Tim Dinsdale

HeForShe: Tim Dinsdale | CTO Europe, OpenFin

Tim DinsdaleTim is European CTO of OpenFin. Prior to joining in 2019, he was a Managing Director in the Technology Division at Goldman Sachs, where he worked for fifteen years.

Tim has worked in a variety of languages and environments in his career, from assembly on the PS2, to scripting financial payoffs, to the internals of custom languages written in C++.

Why do you support the HeForShe campaign? For example – do you have a daughter or have witnessed the benefits that diversity can bring to a workplace?

Several years ago, my wife returned to school for a medical degree, and I took on many of the household responsibilities that often fall to working mothers. It made me realize just how grueling and exhausting their experience can be. The women in our industry work just as hard as the men, yet they’re often the ones who shuttle the kids to school, shop for groceries and so on. That experience gave me a new perspective and made me passionate about the standing of women in the workplace.

I’ve also noticed the benefits that diversity can bring to the workplace. In my industry—engineering—there is often a lack of communication. Generally, the woman engineers I’ve worked with are better at communicating, multi-tasking and overall bridging complicated gaps. They bring a different perspective, and hearing more perspectives can only help a business.

Why do you think it’s important for men to support gender equality in the workplace?

There are myriad reasons, not the least of which is that it’s the right thing to do. But aside from the moral imperative, I see two major pragmatic reasons. First, if a company is not diligent about fostering gender equality, then the selection bias for promotions, raises and the like will favor the sort of people who are already in power. This is incredibly damaging, because talented employees who do not fit into this box will conclude there is no room for advancement and look elsewhere. The company will bleed staff. The second reason is that diversity aids decision-making processes. The more opinions there are in a room, the more likely a group is to uncover the right solution to a given problem. This may be a cliché, but I’ve seen it play out in the boardroom time and time again—a firm whose employees have identical life experiences is doing itself no favors.

How welcome are men in the gender equality conversation currently?

Men have an important role to play in these conversations, but in my experience, they don’t always feel welcome. The key thing to remember is that there are constructive topics and solutions that everyone should be aware of. Everybody can talk about understanding unconscious biases; everybody can talk about the constraints different people are under when they enter a room to be interviewed, discuss a promotion, get a performance review, et cetera. Often when we talk about gender equality in the workplace, we’re talking about people’s decision-making processes and the logic behind them. Framed this way, it’s a lot easier for men to get involved, because they can clearly see their place in the discussion.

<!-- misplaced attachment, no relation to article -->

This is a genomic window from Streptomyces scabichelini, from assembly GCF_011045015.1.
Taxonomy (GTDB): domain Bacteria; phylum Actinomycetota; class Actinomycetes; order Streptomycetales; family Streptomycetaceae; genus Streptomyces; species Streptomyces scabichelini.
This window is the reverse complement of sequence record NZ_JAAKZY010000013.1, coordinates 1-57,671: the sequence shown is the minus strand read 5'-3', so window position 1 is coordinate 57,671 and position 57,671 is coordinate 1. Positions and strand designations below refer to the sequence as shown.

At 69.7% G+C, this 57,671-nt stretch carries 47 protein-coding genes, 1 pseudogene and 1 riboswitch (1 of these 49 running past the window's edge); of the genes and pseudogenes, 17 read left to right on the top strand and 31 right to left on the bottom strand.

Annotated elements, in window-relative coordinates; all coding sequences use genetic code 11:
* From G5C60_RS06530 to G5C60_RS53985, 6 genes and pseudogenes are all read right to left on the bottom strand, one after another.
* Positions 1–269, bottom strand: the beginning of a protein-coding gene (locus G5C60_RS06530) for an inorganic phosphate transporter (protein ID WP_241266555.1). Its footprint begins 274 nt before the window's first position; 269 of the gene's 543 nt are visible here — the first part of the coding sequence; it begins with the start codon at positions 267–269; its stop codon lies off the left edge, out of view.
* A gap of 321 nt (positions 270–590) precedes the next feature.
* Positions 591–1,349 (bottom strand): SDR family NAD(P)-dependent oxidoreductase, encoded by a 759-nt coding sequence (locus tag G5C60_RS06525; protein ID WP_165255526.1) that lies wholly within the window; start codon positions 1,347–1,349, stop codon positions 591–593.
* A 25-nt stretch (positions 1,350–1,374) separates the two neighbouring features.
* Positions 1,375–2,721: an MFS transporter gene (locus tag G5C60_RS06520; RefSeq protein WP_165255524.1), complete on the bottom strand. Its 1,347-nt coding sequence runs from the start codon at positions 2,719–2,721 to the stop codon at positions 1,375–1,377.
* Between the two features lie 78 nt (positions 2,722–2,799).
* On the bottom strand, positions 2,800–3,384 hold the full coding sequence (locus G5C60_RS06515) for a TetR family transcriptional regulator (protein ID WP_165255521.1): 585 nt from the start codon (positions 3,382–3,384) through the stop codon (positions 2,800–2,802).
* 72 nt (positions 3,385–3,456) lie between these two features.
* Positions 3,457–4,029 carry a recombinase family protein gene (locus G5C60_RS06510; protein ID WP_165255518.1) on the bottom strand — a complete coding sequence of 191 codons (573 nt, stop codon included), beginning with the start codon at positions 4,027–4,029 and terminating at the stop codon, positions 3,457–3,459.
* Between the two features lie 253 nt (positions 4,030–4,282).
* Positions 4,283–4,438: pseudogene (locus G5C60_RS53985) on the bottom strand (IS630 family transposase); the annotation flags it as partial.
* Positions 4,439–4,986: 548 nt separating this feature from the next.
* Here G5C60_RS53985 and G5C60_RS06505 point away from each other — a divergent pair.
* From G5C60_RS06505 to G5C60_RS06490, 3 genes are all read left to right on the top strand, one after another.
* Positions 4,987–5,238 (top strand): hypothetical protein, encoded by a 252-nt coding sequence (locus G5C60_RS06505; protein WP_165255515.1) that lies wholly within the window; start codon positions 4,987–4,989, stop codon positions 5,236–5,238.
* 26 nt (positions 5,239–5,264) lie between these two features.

Do you think groups/networks that include the words “women in…” or “females in…” make men feel like gender equality isn’t really their problem or something they need to help with?

These initiatives can represent something of a double-edged sword. At one of my former employers, a colleague was invited to an event for high-performing female associates. She appreciated the networking opportunity and enjoyed herself, but couldn’t help but feel that she should have been recognized as simply a high-performing associate without her gender attached. Some women feel that the very existence of these initiatives is proof that they are outsiders in their industry.

That said, at their best, these groups are about coaching and mentoring—exactly what people miss out on when they’re not part of the ruling clique, so to speak. They provide access and validation, and the roles that men can play on these issues is a popular topic of discussion. These groups cannot be all things to all people, but for those who are comfortable with them, there is often real value.

What can businesses do to encourage more men to feel welcome enough to get involved in the gender debate?

The first step is to create an environment in which everyone is happy—set ground rules and enforce them. Next, firms must examine their own hiring practices and make a concerted effort to be impartial in every way and at every level. It’s important to know exactly why you want to bring on a particular candidate and be able to articulate it, lest any unconscious biases take over. This encourages thinking about issues of diversity, which are often overlooked, and creates a meritocratic culture where employees expect and have an interest in hiring fairly. Again, looking at it from this angle, men feel more welcome to make their voices heard.

Do you currently mentor any women or have you in the past?

Yes, I have mentored a number of women in the past.

Have you noticed any difference in mentoring women – for example, are women less likely to put themselves forward for jobs that are out of their comfort zones or are women less likely to identify senior roles that they would be suited for?

I have noticed that, especially coming from a male-dominated industry. In these situations, it’s important to keep pushing. Women may be less likely to apply for a promotion just to “see what happens,” but if they don’t, there are men with the same qualifications who will. Don’t take their seeming reluctance as a lack of interest, but rather as an opportunity to validate. A mentor’s role is to help the mentee succeed, and to do this, men must strive to see things from a different perspective.